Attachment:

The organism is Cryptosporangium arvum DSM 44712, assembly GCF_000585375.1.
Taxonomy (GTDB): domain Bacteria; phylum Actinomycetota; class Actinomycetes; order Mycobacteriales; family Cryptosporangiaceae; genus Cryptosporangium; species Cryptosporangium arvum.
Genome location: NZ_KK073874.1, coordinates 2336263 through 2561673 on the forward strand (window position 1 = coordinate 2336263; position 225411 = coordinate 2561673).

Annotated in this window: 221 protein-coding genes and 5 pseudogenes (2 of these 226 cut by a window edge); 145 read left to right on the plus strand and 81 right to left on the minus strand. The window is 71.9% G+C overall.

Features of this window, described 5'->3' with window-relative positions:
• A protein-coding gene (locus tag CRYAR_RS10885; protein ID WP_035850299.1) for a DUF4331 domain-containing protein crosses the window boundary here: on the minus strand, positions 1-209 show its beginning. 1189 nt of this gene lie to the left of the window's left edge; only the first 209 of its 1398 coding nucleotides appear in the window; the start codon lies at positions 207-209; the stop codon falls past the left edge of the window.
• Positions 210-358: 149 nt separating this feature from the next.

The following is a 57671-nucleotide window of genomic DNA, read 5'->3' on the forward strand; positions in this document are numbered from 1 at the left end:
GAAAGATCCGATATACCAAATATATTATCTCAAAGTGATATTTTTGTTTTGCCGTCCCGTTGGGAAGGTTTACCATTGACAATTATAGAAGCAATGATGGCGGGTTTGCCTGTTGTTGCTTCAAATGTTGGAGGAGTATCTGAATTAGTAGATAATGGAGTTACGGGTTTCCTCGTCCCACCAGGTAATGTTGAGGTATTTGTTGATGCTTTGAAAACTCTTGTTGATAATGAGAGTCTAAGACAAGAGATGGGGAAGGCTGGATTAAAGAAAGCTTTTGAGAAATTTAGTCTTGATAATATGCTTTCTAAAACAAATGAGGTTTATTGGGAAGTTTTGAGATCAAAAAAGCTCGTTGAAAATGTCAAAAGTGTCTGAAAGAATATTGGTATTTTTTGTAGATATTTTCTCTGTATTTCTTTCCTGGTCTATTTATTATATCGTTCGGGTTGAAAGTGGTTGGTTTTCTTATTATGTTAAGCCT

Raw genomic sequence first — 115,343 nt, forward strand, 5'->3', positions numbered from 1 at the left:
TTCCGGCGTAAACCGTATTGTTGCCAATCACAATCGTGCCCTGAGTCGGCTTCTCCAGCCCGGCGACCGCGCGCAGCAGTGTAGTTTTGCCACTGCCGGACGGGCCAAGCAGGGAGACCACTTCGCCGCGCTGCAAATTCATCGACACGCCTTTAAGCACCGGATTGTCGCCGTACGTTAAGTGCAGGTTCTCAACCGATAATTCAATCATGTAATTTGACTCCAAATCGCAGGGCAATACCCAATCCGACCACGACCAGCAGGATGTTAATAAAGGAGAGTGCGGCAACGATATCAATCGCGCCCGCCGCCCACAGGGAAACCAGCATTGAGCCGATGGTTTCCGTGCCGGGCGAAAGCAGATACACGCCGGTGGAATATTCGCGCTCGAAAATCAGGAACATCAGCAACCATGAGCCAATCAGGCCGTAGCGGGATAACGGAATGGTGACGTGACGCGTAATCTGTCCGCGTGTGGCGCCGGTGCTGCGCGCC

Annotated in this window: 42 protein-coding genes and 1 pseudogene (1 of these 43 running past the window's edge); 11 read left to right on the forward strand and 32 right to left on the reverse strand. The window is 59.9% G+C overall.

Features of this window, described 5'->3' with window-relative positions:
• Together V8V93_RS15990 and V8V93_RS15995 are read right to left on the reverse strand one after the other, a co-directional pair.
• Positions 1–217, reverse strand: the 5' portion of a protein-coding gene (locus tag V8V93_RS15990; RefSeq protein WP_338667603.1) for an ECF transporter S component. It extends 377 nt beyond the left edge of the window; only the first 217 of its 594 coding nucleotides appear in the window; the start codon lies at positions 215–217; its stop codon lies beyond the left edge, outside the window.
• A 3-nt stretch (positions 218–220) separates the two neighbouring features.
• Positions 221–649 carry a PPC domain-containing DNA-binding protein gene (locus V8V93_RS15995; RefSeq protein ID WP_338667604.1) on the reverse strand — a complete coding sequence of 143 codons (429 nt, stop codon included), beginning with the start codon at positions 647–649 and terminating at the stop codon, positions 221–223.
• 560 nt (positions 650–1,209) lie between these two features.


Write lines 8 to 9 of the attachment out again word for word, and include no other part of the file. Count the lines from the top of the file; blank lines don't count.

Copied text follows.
The following is a 57671-nucleotide window of genomic DNA, read 5'->3' on the forward strand; positions in this document are numbered from 1 at the left end:
GAAAGATCCGATATACCAAATATATTATCTCAAAGTGATATTTTTGTTTTGCCGTCCCGTTGGGAAGGTTTACCATTGACAATTATAGAAGCAATGATGGCGGGTTTGCCTGTTGTTGCTTCAAATGTTGGAGGAGTATCTGAATTAGTAGATAATGGAGTTACGGGTTTCCTCGTCCCACCAGGTAATGTTGAGGTATTTGTTGATGCTTTGAAAACTCTTGTTGATAATGAGAGTCTAAGACAAGAGATGGGGAAGGCTGGATTAAAGAAAGCTTTTGAGAAATTTAGTCTTGATAATATGCTTTCTAAAACAAATGAGGTTTATTGGGAAGTTTTGAGATCAAAAAAGCTCGTTGAAAATGTCAAAAGTGTCTGAAAGAATATTGGTATTTTTTGTAGATATTTTCTCTGTATTTCTTTCCTGGTCTATTTATTATATCGTTCGGGTTGAAAGTGGTTGGTTTTCTTATTATGTTAAGCCT